The great astronomer and mathematician Nicolaus Copernicus revolutionized our thinking about the cosmos. Prior to Copernicus, the prevailing theory of astronomy, first articulated by Artistotle in 5th century B.C., postulated that the sun, stars, and planets all revolved around the Earth. The Greek scholar Ptolemy expanded upon this concept in the 2nd century A.D. and documented the concentric spheres that made up the orbits of the various celestial bodies around the Earth. The heliocentric view of our solar system that emerged from calculations and observations by Copernicus, upended the geocentric view and serves as the foundation of modern astronomy.
Yet at the time Copernicus formulated his theory in 1510, the geocentric view of the universe was strongly supported by the Ecclesiastical authorities and anyone daring to diverge from that theory faced persecution or worse. As such, Copernicus hid his findings from the public at large for nearly thirty years, afraid of the response he might receive from publicizing such information. Without some sort of intervention, it is possible that Copernicus would have passed away without ever sharing his revelations with the world and the Copernican revolution in astronomy might have never occurred. The modern innovation practitioner can benefit from studying this episode and deriving lessons from the episode.
This intervention occurred in 1539 when the Professor of Mathematics at Wittenberg University, Georg Joachim Rheticus, made a dangerous, unsolicited 700 mile journey into northern Poland to study with Copernicus. In addition to facing the threat of bandits and illness in his long journey, Rheticus also had to be wary of the fact that his presence in northern Poland as a Lutheran Protestant in a Catholic Diocese was particularly risky. Despite these challenges, Rheticus found his way to Frauenburg, Poland and spent two years convincing Copernicus to publish his manuscript. Rheticus helped Copernicus prepare the document and later carried it to Nuremburg to the leading printer of scientific works in Europe. The result was the publication and dissemination of On the Revolutions of the Heavenly Spheres, perhaps the most important book on astronomy in history. Without Rheticus, the book might have never been discovered and the name of Copernicus would have faded into obscurity.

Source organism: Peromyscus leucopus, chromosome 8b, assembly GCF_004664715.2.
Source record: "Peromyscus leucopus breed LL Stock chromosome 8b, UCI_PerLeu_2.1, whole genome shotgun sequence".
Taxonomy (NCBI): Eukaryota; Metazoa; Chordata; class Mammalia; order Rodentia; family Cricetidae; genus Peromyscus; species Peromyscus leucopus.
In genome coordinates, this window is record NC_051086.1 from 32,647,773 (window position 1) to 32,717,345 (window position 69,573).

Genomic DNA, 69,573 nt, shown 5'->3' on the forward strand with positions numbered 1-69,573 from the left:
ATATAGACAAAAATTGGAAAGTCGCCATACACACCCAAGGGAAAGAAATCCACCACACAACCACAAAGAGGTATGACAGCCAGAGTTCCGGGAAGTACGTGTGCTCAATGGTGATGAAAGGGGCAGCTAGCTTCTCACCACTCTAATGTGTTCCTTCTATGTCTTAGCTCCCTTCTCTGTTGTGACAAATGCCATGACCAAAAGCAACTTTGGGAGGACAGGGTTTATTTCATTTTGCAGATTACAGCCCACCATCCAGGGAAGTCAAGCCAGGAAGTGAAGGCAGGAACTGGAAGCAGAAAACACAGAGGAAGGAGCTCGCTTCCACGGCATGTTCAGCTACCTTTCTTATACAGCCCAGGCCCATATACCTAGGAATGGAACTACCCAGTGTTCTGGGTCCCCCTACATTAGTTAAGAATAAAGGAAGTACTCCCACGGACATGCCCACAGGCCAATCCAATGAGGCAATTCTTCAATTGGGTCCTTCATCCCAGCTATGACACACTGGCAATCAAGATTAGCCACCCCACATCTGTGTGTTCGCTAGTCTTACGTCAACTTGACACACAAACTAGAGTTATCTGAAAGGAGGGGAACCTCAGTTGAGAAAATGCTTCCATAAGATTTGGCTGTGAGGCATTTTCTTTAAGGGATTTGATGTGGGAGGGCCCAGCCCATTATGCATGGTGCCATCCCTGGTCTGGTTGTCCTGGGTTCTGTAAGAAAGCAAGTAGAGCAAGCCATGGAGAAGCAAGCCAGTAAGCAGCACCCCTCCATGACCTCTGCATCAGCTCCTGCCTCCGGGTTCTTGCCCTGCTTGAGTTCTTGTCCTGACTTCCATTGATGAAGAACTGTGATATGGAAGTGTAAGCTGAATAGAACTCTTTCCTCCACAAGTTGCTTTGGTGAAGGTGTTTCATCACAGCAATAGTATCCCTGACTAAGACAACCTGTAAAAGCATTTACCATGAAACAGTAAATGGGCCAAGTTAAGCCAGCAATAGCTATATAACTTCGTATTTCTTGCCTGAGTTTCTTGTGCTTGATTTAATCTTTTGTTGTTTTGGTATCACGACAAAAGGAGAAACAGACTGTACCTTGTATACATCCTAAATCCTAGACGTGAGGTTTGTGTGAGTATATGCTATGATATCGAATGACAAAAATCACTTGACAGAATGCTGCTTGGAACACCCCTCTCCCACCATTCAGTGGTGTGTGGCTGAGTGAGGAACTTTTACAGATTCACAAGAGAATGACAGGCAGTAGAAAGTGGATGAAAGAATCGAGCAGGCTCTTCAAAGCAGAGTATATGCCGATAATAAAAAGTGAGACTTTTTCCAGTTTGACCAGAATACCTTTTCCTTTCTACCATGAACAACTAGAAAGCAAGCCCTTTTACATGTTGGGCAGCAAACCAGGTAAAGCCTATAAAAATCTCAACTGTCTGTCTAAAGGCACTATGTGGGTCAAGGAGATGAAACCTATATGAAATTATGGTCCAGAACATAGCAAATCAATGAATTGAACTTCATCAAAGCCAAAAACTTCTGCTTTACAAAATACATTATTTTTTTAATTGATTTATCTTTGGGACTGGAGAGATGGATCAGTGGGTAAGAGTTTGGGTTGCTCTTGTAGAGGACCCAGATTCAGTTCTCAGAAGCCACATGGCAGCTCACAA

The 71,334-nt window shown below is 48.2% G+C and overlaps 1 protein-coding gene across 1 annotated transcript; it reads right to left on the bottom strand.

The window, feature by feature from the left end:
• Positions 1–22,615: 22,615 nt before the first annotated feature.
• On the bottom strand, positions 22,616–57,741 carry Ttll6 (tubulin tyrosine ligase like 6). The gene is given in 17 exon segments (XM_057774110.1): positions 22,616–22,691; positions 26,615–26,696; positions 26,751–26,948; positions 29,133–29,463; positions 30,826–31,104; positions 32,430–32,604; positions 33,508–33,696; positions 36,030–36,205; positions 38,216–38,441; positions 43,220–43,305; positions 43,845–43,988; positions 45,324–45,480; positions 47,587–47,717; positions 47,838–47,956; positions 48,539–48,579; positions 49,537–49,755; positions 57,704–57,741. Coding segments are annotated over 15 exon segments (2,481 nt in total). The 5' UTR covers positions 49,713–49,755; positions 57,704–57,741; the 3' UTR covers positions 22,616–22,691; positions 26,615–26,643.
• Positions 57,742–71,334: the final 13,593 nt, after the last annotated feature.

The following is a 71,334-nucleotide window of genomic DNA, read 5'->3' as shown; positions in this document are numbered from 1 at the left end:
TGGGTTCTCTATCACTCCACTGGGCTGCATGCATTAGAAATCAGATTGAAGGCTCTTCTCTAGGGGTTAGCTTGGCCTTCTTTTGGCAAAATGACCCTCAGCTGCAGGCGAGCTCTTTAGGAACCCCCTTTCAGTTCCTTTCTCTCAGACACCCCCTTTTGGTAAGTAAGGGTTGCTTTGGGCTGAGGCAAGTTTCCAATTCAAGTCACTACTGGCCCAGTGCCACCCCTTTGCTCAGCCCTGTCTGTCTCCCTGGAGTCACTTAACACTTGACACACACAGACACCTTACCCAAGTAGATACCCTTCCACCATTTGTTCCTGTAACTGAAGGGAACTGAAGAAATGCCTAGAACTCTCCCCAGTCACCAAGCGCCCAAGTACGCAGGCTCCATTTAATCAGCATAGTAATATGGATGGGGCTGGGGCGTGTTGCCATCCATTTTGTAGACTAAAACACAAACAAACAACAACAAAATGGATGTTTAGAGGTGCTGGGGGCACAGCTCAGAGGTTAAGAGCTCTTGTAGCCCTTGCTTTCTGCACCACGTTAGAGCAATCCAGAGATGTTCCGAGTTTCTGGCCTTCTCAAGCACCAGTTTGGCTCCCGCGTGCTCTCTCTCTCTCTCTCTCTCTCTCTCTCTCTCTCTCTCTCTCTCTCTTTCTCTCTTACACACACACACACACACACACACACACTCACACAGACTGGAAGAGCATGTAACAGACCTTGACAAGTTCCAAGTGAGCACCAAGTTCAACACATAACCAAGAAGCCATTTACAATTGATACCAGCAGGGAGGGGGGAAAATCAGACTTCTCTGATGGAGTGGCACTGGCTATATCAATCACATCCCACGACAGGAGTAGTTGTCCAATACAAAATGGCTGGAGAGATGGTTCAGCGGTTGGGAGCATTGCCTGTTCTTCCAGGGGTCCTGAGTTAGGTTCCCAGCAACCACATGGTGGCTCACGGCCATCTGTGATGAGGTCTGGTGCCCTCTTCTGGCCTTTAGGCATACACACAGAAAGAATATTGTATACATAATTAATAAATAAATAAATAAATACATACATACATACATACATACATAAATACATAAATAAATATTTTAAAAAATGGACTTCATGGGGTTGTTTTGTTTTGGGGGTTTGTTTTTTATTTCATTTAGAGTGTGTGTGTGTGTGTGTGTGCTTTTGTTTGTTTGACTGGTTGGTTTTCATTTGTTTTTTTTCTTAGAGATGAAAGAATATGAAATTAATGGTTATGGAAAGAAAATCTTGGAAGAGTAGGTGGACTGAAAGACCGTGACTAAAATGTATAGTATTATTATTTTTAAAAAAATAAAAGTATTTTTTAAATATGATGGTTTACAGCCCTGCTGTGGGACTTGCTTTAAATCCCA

It is not entirely clear why Rheticus chose to make this journey to Frauenburg. The author Dava Sobel, an expert on the history of astronomy, speculates that Rheticus was dedicated as a professor to transforming the ancient study of astrology, which focused on mundane elements of daily life (such as horoscopes), into a serious field focused on a person’s place in the world and overall fate. Moreover, Rheticus believed that understanding the cosmos could “predict the emergence of religious prophets and the rise and fall of secular empires.” To drive this transformation, Rheticus left Wittenburg and traveled around Germany for several months, seeking out the leading scholars of astronomy to absorb their views in order to inform his own thinking on the topic. A breakthrough occurred in Nuremberg where Rheticus found out that a scholar in Poland named Copernicus had proposed a theory in which celestial bodies rotated around the Sun rather than the Earth, and Rheticus immediately saw the transformative nature of this idea and set out on his journey to find the person who had articulated this concept.
For the innovation practitioner, several lessons can be gleaned from this story. First, one should remember the importance of teamwork in delivering new thinking. In some cases, it may not be enough for an individual to develop insights about how to solve a problem without someone else helping to drive those ideas forward. No matter how brilliant an idea might be, if that idea stagnates and is not publicized properly, that information might never reach the outside world. In the case of Copernicus, it seems possible that his manuscript would have not gone anywhere without intervention from Rheticus.